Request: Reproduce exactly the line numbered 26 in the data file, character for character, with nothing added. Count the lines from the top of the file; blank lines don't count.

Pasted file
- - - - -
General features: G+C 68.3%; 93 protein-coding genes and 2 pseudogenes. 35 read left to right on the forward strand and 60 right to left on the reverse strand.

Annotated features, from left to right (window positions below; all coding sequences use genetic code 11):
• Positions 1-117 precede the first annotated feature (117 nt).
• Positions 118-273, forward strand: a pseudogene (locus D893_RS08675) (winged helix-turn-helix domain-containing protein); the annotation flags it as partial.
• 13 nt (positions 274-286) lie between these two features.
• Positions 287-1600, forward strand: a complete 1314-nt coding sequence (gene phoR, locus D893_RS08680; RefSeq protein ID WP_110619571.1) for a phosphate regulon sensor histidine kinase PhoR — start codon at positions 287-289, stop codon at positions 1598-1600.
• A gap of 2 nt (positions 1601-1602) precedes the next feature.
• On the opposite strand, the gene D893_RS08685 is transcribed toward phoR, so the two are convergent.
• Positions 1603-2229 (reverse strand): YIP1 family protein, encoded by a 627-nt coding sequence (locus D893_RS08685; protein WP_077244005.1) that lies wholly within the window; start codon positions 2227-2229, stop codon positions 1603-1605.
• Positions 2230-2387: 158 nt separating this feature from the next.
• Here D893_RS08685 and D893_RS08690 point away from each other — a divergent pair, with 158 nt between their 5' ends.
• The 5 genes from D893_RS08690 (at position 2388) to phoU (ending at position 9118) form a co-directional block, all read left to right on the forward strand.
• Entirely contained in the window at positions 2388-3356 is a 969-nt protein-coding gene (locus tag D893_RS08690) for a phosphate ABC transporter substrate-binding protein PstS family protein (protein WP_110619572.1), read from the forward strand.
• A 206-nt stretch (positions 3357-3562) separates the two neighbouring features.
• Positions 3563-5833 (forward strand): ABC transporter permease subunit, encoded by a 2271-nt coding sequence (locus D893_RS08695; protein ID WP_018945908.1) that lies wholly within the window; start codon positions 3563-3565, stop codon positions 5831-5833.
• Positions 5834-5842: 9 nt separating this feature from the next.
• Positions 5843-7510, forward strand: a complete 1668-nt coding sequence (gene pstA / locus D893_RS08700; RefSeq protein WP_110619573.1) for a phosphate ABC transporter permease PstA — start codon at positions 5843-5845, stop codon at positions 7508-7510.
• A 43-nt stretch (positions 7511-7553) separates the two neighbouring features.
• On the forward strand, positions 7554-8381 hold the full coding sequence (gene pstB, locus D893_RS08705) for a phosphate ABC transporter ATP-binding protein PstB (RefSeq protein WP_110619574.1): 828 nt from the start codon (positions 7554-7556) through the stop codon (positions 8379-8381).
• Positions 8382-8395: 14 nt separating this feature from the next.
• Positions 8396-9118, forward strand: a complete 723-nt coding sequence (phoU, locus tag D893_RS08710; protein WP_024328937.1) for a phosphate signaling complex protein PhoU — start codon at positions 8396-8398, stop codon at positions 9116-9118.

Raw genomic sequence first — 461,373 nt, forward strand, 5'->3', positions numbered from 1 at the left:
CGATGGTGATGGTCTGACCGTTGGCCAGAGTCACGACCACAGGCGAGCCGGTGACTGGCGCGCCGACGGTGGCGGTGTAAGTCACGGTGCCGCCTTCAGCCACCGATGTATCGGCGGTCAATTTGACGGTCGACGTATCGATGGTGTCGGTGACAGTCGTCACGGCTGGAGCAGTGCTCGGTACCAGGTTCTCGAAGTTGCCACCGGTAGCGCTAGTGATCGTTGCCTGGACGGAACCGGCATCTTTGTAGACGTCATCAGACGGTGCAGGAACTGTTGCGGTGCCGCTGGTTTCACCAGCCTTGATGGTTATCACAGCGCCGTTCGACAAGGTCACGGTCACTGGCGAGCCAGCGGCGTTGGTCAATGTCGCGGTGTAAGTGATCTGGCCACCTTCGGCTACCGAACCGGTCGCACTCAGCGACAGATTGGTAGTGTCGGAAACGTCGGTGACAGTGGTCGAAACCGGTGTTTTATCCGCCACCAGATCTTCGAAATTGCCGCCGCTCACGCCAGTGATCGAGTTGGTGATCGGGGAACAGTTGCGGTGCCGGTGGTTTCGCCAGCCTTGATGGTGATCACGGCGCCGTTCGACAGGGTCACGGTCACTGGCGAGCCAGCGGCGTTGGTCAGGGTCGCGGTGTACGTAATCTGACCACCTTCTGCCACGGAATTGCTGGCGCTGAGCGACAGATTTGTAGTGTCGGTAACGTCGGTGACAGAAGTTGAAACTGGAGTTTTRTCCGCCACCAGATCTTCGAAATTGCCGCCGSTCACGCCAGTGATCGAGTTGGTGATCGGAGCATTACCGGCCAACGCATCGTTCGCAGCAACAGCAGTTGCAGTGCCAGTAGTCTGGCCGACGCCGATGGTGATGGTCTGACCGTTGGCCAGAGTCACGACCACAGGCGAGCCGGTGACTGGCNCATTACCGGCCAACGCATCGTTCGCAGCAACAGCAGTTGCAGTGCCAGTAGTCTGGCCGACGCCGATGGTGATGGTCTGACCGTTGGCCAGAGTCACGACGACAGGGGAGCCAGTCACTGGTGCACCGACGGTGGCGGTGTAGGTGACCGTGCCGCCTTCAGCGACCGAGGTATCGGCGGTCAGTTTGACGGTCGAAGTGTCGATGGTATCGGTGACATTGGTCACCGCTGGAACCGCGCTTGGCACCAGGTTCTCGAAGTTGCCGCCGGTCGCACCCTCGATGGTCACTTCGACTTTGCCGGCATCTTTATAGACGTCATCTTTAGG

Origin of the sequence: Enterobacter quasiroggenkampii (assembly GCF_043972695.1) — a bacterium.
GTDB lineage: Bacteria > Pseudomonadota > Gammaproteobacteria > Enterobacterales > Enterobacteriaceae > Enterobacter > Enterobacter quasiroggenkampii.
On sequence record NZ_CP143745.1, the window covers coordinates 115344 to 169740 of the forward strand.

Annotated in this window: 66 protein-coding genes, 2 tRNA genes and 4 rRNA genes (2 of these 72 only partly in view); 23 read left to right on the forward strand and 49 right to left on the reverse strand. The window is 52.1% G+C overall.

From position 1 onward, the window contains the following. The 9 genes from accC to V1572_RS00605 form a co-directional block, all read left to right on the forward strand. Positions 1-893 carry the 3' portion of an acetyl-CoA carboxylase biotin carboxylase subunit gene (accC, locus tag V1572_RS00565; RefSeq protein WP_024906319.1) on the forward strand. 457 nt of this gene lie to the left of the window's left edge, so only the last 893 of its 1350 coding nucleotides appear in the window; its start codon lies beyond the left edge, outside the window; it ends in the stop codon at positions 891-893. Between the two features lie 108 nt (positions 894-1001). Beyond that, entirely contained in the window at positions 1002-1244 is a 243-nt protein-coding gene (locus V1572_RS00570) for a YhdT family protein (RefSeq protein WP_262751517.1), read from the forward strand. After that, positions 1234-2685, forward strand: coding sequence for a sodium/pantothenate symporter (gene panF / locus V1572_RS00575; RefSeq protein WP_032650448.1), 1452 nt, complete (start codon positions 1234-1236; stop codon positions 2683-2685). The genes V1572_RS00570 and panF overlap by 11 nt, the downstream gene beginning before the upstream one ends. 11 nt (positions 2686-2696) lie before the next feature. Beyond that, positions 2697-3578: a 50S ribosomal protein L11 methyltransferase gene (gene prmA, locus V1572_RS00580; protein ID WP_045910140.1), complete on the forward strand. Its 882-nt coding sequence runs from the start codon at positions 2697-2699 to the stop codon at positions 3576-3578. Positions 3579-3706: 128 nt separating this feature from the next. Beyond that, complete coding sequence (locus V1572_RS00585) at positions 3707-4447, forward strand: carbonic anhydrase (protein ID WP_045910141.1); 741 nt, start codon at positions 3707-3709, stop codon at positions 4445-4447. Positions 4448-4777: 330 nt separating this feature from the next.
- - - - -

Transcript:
On sequence record NZ_CP143745.1, the window covers coordinates 115344 to 169740 of the forward strand.